The idea of being able to see all a patient’s medical, dental, optometry and specialist healthcare information all in one place has been advocated for and by the medical profession for a long time.
Integrated health is essential
It was considered something for the future: the integration of healthcare would allow a general practitioner or dentist to be able to see all the other medical issues relating to the patient before they recommend a course of treatment or diagnosis.
For example, at Ti Dental professional Bruxism treatment can only be done with input from the patient’s primary healthcare provider. There are causation issues such as stress and anxiety and unless the dentist is aware of these, they will simply be treating the resultant damage the grinding has caused. To solve the issue, an integration of healthcare and planning is required between primary healthcare and any specialist care provider involved to deal with the underlying issues of stress or poor sleep causing the patient to grind and thus damage their teeth.
There are, however, certain related elements of this integration that all in the profession must be aware of. And they are the technology that will make it possible and the legal requirement to keep patient data private.
The future is now with EMR
The development and use of Electronic Medical Records (EMR) systems allow for patient record integration to become a reality. Integration and the holistic treatment of patients have become key as a means of improving health outcomes. By integrating health records, preventative health will be much easier to achieve and improve the overall care received by patients, anywhere in the healthcare system. In order to promote better health services across different specializations, the ability to manage data and documents from a range of service providers can make your analysis, planning and scheduling much easier and seamless.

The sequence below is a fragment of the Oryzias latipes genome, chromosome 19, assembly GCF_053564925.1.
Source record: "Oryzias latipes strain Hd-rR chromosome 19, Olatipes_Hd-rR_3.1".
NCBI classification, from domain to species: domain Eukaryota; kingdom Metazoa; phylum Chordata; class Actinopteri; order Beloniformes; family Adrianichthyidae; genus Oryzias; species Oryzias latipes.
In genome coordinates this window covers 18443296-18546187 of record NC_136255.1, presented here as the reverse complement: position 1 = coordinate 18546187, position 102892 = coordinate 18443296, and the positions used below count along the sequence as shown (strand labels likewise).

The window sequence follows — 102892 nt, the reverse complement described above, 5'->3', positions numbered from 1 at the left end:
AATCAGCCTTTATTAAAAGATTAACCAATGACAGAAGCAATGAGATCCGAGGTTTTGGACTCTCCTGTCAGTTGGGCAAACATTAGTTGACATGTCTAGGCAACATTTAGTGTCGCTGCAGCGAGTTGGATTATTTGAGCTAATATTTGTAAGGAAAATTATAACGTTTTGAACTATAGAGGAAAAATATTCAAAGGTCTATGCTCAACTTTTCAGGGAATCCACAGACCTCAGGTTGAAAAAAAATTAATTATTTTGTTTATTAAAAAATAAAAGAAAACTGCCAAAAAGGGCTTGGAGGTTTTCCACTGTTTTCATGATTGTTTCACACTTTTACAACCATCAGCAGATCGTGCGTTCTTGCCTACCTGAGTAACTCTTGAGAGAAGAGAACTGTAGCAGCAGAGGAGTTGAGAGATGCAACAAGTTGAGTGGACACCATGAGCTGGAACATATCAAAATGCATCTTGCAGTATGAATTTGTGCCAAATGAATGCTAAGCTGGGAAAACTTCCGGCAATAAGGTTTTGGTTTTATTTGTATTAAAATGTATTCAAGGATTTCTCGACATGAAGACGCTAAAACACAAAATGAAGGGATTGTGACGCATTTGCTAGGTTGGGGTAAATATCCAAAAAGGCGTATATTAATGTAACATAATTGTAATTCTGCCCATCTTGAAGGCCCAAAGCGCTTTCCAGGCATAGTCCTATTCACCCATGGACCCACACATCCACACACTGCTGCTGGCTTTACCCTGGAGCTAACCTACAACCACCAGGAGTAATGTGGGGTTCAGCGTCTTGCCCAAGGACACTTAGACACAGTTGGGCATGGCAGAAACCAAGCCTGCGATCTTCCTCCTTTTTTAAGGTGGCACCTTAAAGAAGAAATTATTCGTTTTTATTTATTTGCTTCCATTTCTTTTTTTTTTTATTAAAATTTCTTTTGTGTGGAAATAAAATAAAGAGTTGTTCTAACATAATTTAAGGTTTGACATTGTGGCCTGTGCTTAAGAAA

EMR allows you as a medical professional in any field to access your patients’ records, with their permission, to improve the overall process of diagnosis and care based on a holistic view of the patient.
The technology has progressed to the point where some of the monitoring devices used now post results directly to Cloud storage related to the specific patient and can be accessed in real time.
Medical records in the cloud
Healthcare integration has all been made possible in the cloud, but all providers and users need to know about the data protection required in this process. If your patient’s data is stored in the cloud, then your cloud host must abide by the HIPAA privacy rule. A patient’s records must be kept private until authorized to share such records with a designated party. Generally, this will require you to request such permissions on behalf of your patient, but they will have to sign off on this. So, it is worth letting them know, as the technology improves and before you move into the cloud or integrate your records with those of other care providers and health care professionals.
This rule thus also makes it mandatory to have a professional IT security system set up for anything posted or saved to the cloud. If your medical devices post results directly to the cloud, it must be done safely, paying heed to the fact that patient details and information is big business on the dark web.
EMR and cloud technology have enabled the integration of medical records to take place. It has been a recent change and the best way to keep abreast of these developments is to keep informed. Keep reading the latest journals and be aware of the associated pitfalls of the technology as well as the many benefits for your practice and patient care.